So who should be footing the bill ? and HOW is the message of real diversity being sold in regards to inclusion, when many roles are stereotypical ones, and the inclusion of diversity in mainstream is viewed as a campaign and lecture platform on awareness ?
The key is MINORITY, not just DIVERSITY, and the fact funding is supplied not on diverse basis, but on a minority and 'ring-fenced' dedicated basis. The whole set up is to pigeon-hole artistic endeavour, and the Deaf insist on it ! They have pasted themselves into own corner, then blaming others for it. If you make a show or film strictly to raise awareness, or for own area of minority or language, then by default, it can never appeal to the wider audience, can it ? Appealing to own areas is difficult because the audience can only be found it cities... even then subsidised...
No amount of funding is going to make it a mainstream appeal. Deaf culture has ruined wider awareness of deaf and HoH people because it is elitist and sign-driven, now mainstream areas expect only deaf that sign as a representation of that area... and deaf artists are angry about it, nobody employs them for anything else. The DWP and Lottery who fund artistic disability and deaf access can now capitalise on the fact it isn't inclusive, or representative and operate more cuts.
As deaf and HoH people why cannot we ask the question, what is in all this 'diversity' in the arts, for us ? Why is nobody asking the real question 'Given there are 9m of us in the UK, why is funding ONLY going to a few hundred deaf luvvies who make the content we don't want to watch ?' Is it not factual, deaf and disabled just want the mainstream to finance own exclusion under the guise of diversity ? The appeal is too singular of their output. Suits deaf culture down to the ground.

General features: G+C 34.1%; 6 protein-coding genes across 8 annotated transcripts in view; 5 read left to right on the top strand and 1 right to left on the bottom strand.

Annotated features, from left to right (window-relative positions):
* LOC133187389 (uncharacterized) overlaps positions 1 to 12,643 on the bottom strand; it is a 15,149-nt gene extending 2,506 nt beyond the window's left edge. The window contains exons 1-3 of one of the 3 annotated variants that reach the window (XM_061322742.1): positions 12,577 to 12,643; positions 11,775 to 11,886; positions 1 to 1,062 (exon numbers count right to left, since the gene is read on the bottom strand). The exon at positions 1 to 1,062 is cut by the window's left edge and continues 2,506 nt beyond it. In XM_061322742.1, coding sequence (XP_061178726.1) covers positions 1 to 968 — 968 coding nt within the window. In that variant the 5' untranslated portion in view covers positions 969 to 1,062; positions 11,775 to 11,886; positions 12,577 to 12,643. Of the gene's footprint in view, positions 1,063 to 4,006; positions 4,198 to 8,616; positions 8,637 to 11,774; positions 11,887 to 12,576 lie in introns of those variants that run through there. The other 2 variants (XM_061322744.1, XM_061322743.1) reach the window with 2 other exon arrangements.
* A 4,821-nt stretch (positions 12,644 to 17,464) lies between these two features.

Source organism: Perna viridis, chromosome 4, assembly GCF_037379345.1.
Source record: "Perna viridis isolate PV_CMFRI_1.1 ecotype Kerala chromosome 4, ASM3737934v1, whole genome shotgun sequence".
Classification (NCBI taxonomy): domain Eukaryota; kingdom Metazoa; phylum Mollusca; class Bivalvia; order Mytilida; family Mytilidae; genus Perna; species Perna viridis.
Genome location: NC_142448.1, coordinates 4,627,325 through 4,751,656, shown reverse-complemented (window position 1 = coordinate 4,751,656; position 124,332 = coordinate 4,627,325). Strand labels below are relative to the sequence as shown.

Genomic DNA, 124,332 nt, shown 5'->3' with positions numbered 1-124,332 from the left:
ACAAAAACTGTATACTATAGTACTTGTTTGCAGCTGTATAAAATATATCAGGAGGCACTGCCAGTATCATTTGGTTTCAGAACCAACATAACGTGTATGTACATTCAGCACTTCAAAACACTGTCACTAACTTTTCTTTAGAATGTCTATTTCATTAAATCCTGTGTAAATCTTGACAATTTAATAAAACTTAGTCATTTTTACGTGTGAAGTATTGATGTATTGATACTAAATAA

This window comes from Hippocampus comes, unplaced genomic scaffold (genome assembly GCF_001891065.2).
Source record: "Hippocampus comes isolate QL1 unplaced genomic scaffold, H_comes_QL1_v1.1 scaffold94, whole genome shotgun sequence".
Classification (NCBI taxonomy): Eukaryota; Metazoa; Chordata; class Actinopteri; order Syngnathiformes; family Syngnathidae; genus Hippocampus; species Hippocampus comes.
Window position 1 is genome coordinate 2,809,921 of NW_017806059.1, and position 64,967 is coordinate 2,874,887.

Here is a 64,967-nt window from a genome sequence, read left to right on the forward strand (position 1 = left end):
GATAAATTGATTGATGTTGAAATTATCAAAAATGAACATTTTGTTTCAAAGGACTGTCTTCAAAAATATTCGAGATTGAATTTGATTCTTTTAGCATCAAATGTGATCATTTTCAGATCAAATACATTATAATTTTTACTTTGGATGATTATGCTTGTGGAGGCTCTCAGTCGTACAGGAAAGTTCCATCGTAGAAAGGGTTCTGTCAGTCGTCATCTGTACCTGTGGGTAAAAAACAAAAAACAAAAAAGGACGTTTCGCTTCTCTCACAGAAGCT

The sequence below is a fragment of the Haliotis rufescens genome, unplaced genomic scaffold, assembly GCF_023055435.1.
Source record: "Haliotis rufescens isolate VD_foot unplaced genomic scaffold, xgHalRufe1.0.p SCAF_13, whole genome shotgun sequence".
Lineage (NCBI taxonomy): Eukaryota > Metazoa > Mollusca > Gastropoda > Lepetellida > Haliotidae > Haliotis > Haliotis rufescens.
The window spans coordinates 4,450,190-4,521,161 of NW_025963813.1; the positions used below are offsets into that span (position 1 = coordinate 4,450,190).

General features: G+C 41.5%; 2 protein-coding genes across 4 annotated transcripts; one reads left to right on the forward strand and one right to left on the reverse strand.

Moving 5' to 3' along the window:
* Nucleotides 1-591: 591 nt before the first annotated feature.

The artistic director of Metta Theatre has claimed organisations have a moral duty to invest in diversity regardless of extra costs.
Poppy Burton-Morgan says the industry needs a “step change”, and although budgets are stretched, producers always have a choice. Burton-Morgan, who works as a freelance opera and theatre director alongside her role at the London and Exeter-based Metta, raised the issue in a blog for UK Theatre, which discussed the ethical considerations of budgeting for producers.
She told The Stage: “It costs more to work with deaf and disabled actors. There is a scheme called Access to Work where you can apply for funding from the government, but it gets harder and harder and there is never a guarantee. If you are a producer then that is a really big consideration. “At the casting level it takes the time to find those people. For instance, with ethnicity, if you have to work harder to reach different people, that is the cost.
“Sometimes audiences for certain works can be perceived to be narrower, and there is a feeling that there will be less box office takings. Also, if you have to provide captioning, that all costs extra.” Burton-Morgan argued, however, that organisations needed to build these costs into their budgets from the beginning and make diversity a driving force behind their work.